- Associated Press - Friday, December 17, 2010

NEW YORK (AP) - Of all the things Tom Fenton had to do before heading home to Canada for Christmas, suiting up for an NHL game didn’t crack the list.

Not even in his wildest dreams.

Little did he know while getting a holiday haircut Thursday that the wheels were already in motion to give him his one day of NHL glory. And that’s all it was for the former college goalie. Fenton earned the story of a lifetime, but not one penny of pay from the desperate Phoenix Coyotes.

The 26-year-old graduate student and hockey coach from Manhattanville College in Purchase, N.Y., couldn’t care less.


Fenton signed a one-day amateur contract to be an emergency backup for the Coyotes. He never got into the game _ a 4-3 shootout loss to the New York Rangers _ but he was the most sought after interview subject during and after it.

“Oh, I don’t know. I just signed the paper,” Fenton said when asked if he would be paid. “I think it’s like a tryout contract, so I’m not even sure if there is anything involved there.”

Fenton found the spotlight when Ilya Bryzgalov, the Coyotes‘ No. 1 goalie, came down with the flu Thursday, hours before a game at Madison Square Garden. That left the starting assignment in the hands of Jason LaBarbera and created a void behind him. With no time to summon another backup goalie from their AHL affiliate in San Antonio, the Coyotes were left scrambling.

“Somehow my name got thrown out there,” Fenton said after the game, still smiling broadly. “I got the call, and I guess I just called back quicker than the other guys.”

Once Bryzgalov was ruled out of the game, Frank Effinger _ the Coyotes‘ director of professional scouting _ scurried to uncover some spare goalie to get the club through the second game of a six-game road trip. Ability was a secondary priority, because no one expected anyone but the veteran journeyman LaBarbera to handle the playing duties.

The first thought was to suit up goalie coach Sean Burke, but waiver rules and contract issues quickly quashed that plan. Burke, who won 324 games over 18 NHL seasons for eight franchises, would’ve had to be signed to a full-season deal and clear waivers to be eligible to play.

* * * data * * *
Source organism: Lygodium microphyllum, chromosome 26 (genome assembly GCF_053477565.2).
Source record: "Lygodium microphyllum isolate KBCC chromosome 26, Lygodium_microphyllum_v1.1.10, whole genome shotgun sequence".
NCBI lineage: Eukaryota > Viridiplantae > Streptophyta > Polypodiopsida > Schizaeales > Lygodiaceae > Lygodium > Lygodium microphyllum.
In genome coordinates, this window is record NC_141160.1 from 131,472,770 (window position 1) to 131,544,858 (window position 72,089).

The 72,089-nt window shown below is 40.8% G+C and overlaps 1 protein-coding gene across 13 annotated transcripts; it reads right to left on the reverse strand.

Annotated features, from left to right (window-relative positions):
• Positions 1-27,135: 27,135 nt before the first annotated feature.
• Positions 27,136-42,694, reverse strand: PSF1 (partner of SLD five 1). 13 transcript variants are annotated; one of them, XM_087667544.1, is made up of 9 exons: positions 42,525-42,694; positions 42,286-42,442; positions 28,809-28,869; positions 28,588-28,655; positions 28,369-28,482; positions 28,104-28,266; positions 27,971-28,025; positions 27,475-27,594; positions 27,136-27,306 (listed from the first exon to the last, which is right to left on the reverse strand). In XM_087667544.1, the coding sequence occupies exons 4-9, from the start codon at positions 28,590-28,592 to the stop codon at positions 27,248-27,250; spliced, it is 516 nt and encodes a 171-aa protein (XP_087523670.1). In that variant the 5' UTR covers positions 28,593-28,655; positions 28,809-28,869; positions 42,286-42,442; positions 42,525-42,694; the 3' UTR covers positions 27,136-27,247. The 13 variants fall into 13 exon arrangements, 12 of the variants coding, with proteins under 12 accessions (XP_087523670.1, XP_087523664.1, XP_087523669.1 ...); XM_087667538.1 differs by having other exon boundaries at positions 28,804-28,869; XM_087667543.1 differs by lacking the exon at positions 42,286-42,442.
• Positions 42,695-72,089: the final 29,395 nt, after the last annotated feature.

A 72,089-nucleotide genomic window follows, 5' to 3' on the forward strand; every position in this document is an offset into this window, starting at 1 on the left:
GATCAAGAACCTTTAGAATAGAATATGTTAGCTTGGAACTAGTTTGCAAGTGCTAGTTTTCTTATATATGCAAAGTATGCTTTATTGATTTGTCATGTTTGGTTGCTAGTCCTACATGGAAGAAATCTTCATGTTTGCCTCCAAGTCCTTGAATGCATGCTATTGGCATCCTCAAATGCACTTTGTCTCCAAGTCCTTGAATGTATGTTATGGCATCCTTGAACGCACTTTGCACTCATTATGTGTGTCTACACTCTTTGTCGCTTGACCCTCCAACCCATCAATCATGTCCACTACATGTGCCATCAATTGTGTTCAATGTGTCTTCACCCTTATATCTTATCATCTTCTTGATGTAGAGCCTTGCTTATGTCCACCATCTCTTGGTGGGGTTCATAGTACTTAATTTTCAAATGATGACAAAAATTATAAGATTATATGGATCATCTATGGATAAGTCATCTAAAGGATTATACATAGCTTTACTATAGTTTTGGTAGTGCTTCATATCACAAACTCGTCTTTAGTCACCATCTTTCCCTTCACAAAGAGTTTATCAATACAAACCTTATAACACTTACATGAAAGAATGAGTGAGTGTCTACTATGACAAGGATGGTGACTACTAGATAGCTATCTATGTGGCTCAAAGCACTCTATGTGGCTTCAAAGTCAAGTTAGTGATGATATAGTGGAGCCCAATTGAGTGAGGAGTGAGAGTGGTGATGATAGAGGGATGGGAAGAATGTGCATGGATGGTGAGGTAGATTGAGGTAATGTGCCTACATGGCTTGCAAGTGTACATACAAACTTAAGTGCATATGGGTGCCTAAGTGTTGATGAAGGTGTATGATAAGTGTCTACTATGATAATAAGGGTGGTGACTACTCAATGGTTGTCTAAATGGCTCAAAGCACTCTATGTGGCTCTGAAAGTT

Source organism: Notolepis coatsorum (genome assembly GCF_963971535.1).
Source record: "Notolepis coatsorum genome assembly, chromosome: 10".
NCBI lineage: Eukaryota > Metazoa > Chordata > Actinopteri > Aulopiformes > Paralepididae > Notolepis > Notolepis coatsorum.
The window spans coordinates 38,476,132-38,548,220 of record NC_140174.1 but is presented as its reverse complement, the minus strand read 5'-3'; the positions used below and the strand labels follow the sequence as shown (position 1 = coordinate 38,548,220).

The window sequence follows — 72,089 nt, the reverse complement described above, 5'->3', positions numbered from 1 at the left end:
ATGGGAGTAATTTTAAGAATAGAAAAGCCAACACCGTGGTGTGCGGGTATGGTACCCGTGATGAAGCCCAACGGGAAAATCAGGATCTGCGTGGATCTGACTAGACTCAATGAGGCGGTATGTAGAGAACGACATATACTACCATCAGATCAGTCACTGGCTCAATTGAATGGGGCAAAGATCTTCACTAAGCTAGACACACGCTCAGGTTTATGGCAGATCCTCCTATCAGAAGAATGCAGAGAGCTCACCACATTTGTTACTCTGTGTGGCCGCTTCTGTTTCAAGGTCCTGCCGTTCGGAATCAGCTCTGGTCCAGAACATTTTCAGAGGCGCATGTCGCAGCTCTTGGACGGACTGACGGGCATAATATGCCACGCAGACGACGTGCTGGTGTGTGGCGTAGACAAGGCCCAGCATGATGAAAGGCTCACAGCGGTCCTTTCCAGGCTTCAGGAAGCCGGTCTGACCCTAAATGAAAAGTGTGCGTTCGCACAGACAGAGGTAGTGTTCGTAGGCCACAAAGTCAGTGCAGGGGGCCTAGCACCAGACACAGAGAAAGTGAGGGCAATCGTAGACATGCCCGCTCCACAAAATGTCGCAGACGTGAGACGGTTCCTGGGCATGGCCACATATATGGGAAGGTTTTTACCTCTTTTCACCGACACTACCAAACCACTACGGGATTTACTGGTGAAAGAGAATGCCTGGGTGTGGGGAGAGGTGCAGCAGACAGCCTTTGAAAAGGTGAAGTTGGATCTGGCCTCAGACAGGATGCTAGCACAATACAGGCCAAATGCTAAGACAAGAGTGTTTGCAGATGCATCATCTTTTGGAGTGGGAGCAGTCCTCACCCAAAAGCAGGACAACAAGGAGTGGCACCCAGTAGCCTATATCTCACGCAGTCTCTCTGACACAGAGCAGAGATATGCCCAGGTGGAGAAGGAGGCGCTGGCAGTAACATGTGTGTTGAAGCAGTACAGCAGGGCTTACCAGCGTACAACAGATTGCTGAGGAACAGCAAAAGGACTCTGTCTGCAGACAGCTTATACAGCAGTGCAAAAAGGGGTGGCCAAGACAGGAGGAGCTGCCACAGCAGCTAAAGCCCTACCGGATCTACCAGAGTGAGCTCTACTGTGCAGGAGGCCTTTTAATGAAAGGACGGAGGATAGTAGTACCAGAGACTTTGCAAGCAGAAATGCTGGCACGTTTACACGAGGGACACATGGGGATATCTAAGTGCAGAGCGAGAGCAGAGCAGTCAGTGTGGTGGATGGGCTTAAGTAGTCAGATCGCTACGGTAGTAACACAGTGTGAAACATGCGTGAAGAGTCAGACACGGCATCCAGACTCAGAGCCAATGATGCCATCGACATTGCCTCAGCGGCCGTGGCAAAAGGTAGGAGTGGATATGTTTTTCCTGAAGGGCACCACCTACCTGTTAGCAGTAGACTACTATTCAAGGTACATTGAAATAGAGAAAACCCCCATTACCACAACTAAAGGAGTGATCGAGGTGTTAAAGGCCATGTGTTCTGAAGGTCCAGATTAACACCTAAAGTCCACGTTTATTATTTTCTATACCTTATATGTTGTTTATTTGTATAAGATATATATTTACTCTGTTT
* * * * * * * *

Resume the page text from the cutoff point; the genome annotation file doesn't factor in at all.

So Effinger, the winningest hockey coach Iona College history, reached out to one of his former players. When Effinger called Steve Ketchabaw _ another former goalie _ he was told Fenton was the perfect man for the job. About 2 p.m., Ketchabaw phoned Fenton, who was already involved in his haircut. So the call went unanswered.

Fenton called back and was asked by Ketchabaw if he wanted to play hockey that night. Fenton figured it was for a men’s club game and was shocked to learn the Coyotes were looking for him.

“Obviously, I didn’t believe him,” Fenton said. “I first thought everyone was just playing a big joke on me, a couple of my buddies playing a prank.”

Ketchabaw, the president of the Rye Rangers Youth Hockey Program, has known Fenton for about 18 months. Fenton serves as head of game operations and community relations at Manhattanville and is a volunteer coach for the men’s hockey team. He also assists the Rye Rangers, which put him in the forefront of Ketchabaw’s mind at the right time.

“If you had 100 kids to pick from, this is the kid you’d pick,” said Ketchabaw, sounding like a proud papa. “He totally deserves it.”

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